Critiquing Capaldi: “Under the Lake”


For me personally, Doctor Who has always been about the adventure. It’s always been my favourite aspect of the show, seeing what chaos our lead characters get into each week. Escapism is probably the reason I got into the show as a small child, and why I’ve stuck with it throughout my life. I’ve always found the concepts engaging, and the fact this show can tell any story it wants to fascinating. But the adventure stories have always been my favourite. It’s why I probably have a slight preference to the classic series. By preference I mean I prefer chocolate cake with icing and chocolate buttons to chocolate cake with icing, but I digress. I simply find the plot that tad bit more interesting of the character work on the whole. However, the best stories are the ones which merge the two together. The best stories are the ones which know the show’s strengths, I feel. While it’s certainly an uncanny choice, I think Under the Lake does this. While it admittedly doesn’t offer much new ground, it uses its familiar tropes in an interesting way and doesn’t do much wrong.

Toby Whithouse’s strength has always been “good, solid Doctor Who”. He’s no Russell T Davies or Steven Moffat, he’s probably never going to write an objective classic, but for good solid pieces of Doctor Who, he’s the man really. All of his stories, in the main show at least (the less said about Greek Bearing Gifts, the better), feature fairly interesting concepts and decent character work. He’s the master of the “filler” story if you like. He knows how to tell a good story and while yes, he may be a tad formulaic, he’s good at what he does, so I don’t really have much of a problem with it. Going into this story based on Whithouse’s other work, you don’t really get anything which throws or surprises, but I do think his familiar tropes are used better here than they have been before, which is why he gets away with it.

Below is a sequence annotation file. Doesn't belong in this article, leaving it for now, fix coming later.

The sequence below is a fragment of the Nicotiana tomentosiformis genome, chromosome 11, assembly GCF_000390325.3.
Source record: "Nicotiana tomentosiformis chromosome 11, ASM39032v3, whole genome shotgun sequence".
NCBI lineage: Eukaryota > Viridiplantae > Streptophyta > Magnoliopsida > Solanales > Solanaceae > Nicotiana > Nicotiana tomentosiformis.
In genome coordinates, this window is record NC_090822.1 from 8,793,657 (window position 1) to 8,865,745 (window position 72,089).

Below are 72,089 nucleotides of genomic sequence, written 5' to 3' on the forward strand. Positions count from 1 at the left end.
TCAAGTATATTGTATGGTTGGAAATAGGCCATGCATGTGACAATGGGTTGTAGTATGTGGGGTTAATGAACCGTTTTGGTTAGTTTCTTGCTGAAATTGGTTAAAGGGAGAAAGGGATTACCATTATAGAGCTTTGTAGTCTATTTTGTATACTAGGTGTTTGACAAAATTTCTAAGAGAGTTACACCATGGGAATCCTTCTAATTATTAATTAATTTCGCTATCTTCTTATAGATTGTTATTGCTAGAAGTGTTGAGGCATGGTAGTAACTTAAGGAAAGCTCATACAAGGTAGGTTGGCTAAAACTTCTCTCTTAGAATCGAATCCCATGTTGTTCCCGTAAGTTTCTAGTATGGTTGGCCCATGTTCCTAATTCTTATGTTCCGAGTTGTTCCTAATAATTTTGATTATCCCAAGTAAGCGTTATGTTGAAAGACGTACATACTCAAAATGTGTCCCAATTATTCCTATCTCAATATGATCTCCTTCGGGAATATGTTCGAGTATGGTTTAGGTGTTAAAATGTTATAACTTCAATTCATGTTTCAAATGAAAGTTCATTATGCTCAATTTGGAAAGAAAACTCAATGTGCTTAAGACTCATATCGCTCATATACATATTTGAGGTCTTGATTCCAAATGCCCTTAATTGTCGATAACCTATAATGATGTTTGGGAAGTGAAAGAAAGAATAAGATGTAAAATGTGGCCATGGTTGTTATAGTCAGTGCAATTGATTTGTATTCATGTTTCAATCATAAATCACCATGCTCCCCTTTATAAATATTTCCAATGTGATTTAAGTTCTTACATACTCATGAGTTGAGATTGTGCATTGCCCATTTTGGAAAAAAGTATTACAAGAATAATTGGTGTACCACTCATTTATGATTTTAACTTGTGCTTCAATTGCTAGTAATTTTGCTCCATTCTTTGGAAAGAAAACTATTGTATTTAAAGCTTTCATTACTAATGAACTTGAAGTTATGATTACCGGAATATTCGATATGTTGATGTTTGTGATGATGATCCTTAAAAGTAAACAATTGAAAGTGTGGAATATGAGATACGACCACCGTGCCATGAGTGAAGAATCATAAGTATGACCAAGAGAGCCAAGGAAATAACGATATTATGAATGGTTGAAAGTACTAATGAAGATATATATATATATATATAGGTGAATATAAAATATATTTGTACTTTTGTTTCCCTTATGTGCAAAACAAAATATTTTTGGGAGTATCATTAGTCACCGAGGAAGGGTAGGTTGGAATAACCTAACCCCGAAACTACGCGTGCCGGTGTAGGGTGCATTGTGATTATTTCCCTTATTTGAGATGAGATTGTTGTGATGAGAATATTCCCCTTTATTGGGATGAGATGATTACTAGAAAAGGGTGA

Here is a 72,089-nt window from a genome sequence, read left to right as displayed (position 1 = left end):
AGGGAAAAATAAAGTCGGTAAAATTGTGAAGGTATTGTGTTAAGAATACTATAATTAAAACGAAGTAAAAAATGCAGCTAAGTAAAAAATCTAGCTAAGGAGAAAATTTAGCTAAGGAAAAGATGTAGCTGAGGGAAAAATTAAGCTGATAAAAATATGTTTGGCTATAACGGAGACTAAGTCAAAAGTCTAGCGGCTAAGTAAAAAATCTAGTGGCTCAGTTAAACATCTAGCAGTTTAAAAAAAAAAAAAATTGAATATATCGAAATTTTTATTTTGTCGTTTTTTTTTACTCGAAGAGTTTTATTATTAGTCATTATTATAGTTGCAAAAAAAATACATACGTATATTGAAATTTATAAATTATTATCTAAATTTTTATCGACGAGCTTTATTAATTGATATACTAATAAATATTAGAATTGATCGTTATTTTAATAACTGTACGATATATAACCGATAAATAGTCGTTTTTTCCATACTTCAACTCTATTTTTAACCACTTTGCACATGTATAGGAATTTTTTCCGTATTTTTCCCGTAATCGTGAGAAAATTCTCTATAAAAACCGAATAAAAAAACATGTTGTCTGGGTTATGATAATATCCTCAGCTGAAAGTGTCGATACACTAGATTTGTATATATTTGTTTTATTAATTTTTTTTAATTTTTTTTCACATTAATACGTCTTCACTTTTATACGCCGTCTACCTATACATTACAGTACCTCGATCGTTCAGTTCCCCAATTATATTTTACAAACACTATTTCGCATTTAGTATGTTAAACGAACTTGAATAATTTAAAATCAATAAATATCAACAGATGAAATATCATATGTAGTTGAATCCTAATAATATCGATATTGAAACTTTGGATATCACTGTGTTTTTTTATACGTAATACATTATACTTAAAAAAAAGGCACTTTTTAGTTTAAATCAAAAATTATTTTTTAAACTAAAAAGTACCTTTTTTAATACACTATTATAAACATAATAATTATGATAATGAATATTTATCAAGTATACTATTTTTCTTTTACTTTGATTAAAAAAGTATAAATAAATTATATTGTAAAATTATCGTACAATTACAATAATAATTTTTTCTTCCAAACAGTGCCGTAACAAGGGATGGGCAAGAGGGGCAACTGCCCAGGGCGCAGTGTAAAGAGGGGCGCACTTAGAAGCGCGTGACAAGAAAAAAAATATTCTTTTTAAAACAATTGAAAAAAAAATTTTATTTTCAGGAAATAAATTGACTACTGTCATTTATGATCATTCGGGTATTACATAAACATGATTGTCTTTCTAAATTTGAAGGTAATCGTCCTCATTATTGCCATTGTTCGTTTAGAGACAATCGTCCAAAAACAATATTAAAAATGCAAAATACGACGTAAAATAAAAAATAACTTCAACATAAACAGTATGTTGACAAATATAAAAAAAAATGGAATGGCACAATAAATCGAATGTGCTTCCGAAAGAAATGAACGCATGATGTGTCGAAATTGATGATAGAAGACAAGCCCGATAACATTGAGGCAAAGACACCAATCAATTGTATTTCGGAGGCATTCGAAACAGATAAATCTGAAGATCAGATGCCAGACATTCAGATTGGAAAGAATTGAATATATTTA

Firstly, is the plot. I’ve always found ghost stories interesting, particularly in Doctor Who. It’s a concept I do think which has a lot of potentials, and it’s used in a fascinating way here. A lot of that is due to the design, the phrase simple but effective comes to mind with them, and the lighting and atmosphere built around them. But I do think they’re written really well too. The Doctor’s interaction with them is also extremely fun to watch, the childlike excitement he gets from seeing them is something Capaldi does extremely well. I also like the way the story is told. This is first and foremost a sci-fi story, not a horror one, and the script is very aware of that. It’s all about the science behind the ghosts, not the fear behind them, though it’s fair to say they are bloody terrifying. I can imagine being scared of this one if I was a kid, and that’s a good thing. Fear is the show’s superpower after all.